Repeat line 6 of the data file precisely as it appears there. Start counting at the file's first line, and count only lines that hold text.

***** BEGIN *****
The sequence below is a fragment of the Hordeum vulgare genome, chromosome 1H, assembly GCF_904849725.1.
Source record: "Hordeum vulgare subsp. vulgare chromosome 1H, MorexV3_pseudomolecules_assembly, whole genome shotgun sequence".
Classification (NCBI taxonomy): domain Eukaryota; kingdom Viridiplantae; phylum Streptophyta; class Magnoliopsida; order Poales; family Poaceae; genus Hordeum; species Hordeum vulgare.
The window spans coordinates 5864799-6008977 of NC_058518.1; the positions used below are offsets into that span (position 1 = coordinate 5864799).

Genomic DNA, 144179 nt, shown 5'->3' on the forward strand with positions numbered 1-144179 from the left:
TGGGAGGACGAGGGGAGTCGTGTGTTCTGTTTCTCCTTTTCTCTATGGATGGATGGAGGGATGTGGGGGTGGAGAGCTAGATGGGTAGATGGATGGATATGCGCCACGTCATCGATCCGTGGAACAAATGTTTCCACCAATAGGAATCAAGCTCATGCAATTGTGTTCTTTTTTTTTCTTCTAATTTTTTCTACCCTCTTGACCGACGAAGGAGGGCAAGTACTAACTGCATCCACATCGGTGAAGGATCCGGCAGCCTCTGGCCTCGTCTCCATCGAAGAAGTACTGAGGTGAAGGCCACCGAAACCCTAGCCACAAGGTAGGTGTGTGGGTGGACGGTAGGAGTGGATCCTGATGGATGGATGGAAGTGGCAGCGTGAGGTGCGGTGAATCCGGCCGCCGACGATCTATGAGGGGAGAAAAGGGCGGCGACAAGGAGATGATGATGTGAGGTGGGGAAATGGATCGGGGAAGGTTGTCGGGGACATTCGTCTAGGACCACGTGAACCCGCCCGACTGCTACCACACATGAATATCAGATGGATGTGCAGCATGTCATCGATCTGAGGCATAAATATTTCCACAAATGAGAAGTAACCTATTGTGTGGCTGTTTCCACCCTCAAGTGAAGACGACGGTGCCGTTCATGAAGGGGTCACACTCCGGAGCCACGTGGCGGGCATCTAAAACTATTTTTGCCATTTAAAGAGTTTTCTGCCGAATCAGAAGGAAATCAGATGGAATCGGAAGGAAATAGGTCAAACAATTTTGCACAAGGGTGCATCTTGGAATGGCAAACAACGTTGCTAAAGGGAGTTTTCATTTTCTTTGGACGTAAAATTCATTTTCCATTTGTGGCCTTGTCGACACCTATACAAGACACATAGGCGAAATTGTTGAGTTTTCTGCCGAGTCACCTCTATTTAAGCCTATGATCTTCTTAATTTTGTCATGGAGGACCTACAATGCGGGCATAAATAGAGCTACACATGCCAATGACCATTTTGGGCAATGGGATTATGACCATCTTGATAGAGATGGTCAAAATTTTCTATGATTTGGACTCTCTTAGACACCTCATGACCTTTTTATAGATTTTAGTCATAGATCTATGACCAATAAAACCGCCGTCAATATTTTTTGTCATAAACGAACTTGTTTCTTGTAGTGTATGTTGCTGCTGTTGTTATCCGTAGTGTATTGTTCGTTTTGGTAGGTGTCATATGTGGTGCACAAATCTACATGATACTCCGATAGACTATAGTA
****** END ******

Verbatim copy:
TGGGAGGACGAGGGGAGTCGTGTGTTCTGTTTCTCCTTTTCTCTATGGATGGATGGAGGGATGTGGGGGTGGAGAGCTAGATGGGTAGATGGATGGATATGCGCCACGTCATCGATCCGTGGAACAAATGTTTCCACCAATAGGAATCAAGCTCATGCAATTGTGTTCTTTTTTTTTCTTCTAATTTTTTCTACCCTCTTGACCGACGAAGGAGGGCAAGTACTAACTGCATCCACATCGGTGAAGGATCCGGCAGCCTCTGGCCTCGTCTCCATCGAAGAAGTACTGAGGTGAAGGCCACCGAAACCCTAGCCACAAGGTAGGTGTGTGGGTGGACGGTAGGAGTGGATCCTGATGGATGGATGGAAGTGGCAGCGTGAGGTGCGGTGAATCCGGCCGCCGACGATCTATGAGGGGAGAAAAGGGCGGCGACAAGGAGATGATGATGTGAGGTGGGGAAATGGATCGGGGAAGGTTGTCGGGGACATTCGTCTAGGACCACGTGAACCCGCCCGACTGCTACCACACATGAATATCAGATGGATGTGCAGCATGTCATCGATCTGAGGCATAAATATTTCCACAAATGAGAAGTAACCTATTGTGTGGCTGTTTCCACCCTCAAGTGAAGACGACGGTGCCGTTCATGAAGGGGTCACACTCCGGAGCCACGTGGCGGGCATCTAAAACTATTTTTGCCATTTAAAGAGTTTTCTGCCGAATCAGAAGGAAATCAGATGGAATCGGAAGGAAATAGGTCAAACAATTTTGCACAAGGGTGCATCTTGGAATGGCAAACAACGTTGCTAAAGGGAGTTTTCATTTTCTTTGGACGTAAAATTCATTTTCCATTTGTGGCCTTGTCGACACCTATACAAGACACATAGGCGAAATTGTTGAGTTTTCTGCCGAGTCACCTCTATTTAAGCCTATGATCTTCTTAATTTTGTCATGGAGGACCTACAATGCGGGCATAAATAGAGCTACACATGCCAATGACCATTTTGGGCAATGGGATTATGACCATCTTGATAGAGATGGTCAAAATTTTCTATGATTTGGACTCTCTTAGACACCTCATGACCTTTTTATAGATTTTAGTCATAGATCTATGACCAATAAAACCGCCGTCAATATTTTTTGTCATAAACGAACTTGTTTCTTGTAGTGTATGTTGCTGCTGTTGTTATCCGTAGTGTATTGTTCGTTTTGGTAGGTGTCATATGTGGTGCACAAATCTACATGATACTCCGATAGACTATAGTA